Oscar Wilde (‘De Profundis’)
CONTENTSpage On Language –Edîtorîal 1 Alexandra Wallace –Abîgaîl George 11 Killing the Goat –Davîd Kerr 20 A Letter to the Saad Family –30Habîb Ahmadzadeh Lelik –Jolynne Phîlîps 36Making a Woman –40Thabîsanî Ndlovu Light Purple and a Bit Hazy –52Rîcky Groenewald Love from Colombo –57J Kaval Sex is the Opium of the People –Monde Nxele 62 Baziana –Jean Francoîs Couvadîo 69 Black Boy Fly87– Thabîso Tshawo Goodbye Sokhulu –89Andîle Cele Memories of Her –Elîzabeth Joss 95 The Pregnancy –98Monde Mdodana (Extract from)Keep the Ship Moving!105– Mpumelelo Cîlîbe Mr Mothlalogo –119Itumeleng Molei Face the Nation –131Afrîca Boso The Eye of the Storm– John Sîmon 137 Stone Walls –Muthal Naîdoo 141 Psychodelic– Allan Kolskî Horwîtz 153Dust –Dîna Segal 162 An Ugly Name is a Curse –Lungîle Lethola 166Pinky, the Side Chick –Brîan Khumalo 169 The Train Home –173Shanîce Ndlovu Two Soldiers –179Collîns Chînhanho Thole Utoponil –Martîn Labuschagne 193 Identity –Joyce Greenop 200 The New House Wife– Hyun-Jung Anna Kîm 204 The Matter of my Grandfather’s Ghia –Rudî Benadé 207 He Wakes Up– Bîlly Rîvers 214The Parlour Trick– Estelle van der Spuy 218(Extract from)The Politician –222Colîn Jîggs Smuts
It’s all about language
“The historical consciousness, through the feeling that it creates, constitutes the safest and most solid shield of the cultural security of a people. This is why every people seeks only to know and to deeply live their true history, and to transmit its memory to their descendants. The most essential thing is for people to rediscover the thread that connects them to their ancestral past.” Cheikh Anta Diop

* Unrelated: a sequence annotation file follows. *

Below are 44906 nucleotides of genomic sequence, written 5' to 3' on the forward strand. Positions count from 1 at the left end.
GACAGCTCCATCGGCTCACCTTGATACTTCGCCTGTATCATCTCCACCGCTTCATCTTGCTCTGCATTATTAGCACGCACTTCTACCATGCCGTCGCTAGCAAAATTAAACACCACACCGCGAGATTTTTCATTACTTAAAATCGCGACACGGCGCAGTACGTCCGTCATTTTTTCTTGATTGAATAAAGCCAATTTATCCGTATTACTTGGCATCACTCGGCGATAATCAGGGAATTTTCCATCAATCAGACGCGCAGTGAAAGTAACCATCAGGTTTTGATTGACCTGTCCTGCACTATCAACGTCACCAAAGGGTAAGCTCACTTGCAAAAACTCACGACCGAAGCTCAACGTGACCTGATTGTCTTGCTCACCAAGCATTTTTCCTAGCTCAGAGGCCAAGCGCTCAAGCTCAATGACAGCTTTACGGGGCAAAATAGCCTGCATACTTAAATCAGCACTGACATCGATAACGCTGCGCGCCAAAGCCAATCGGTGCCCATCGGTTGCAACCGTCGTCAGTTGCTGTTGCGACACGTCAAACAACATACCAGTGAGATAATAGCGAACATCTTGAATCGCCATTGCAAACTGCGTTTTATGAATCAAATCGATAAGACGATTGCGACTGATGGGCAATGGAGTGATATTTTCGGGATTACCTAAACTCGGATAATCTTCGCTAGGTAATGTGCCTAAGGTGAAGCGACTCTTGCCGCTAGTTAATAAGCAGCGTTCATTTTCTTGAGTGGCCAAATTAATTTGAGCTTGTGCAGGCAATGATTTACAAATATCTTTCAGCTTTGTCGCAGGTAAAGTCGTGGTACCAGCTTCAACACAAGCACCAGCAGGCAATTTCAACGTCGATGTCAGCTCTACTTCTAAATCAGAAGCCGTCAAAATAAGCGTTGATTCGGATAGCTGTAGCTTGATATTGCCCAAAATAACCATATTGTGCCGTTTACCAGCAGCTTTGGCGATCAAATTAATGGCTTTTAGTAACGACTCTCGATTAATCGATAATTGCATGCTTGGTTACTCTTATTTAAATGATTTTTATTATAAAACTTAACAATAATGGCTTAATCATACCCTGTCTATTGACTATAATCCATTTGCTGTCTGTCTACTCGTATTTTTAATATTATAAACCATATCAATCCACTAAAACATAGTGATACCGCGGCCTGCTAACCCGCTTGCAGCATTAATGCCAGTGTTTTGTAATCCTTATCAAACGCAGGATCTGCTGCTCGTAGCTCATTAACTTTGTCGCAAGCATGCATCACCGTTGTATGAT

“Most South African students of applied language agree that the most difficult obstacle in the way of the rapid development of the African languages is what Ngugi wa Thiong’o has called “the colonised mind” — that is to say, the fact that the vast majority of black people simply do not believe that their languages can or should be used for higher-order functions even though they cherish them and are completely committed to maintaining them in the primary spheres of the family, the community and the church.” Neville Alexander
Are we all agreed that language is the key means for human communi-cation? And that being able to use a common language is vital in terms of generating, understanding and participating in the worldviews and value systems that societies create in order to satisfy individual and collective needs. And that, because this is the case, language choice, knowledge and status are critical in giving expression to the develop-ment of human culture and in so doing make possible the exchange of ideas and the spread of economic trade.
Now in Africa alone there are more than 2,000 languages with sev-eral being spoken in more than one country viz Swahili (the main language of Kenya, Tanzania, the Democratic Republic of Congo, Rwanda and Uganda) and Arabic (spoken all over north and some of central and east Africa). Other languages spoken by many millions include Berber and Somali (north and east Africa), Oromo and Am-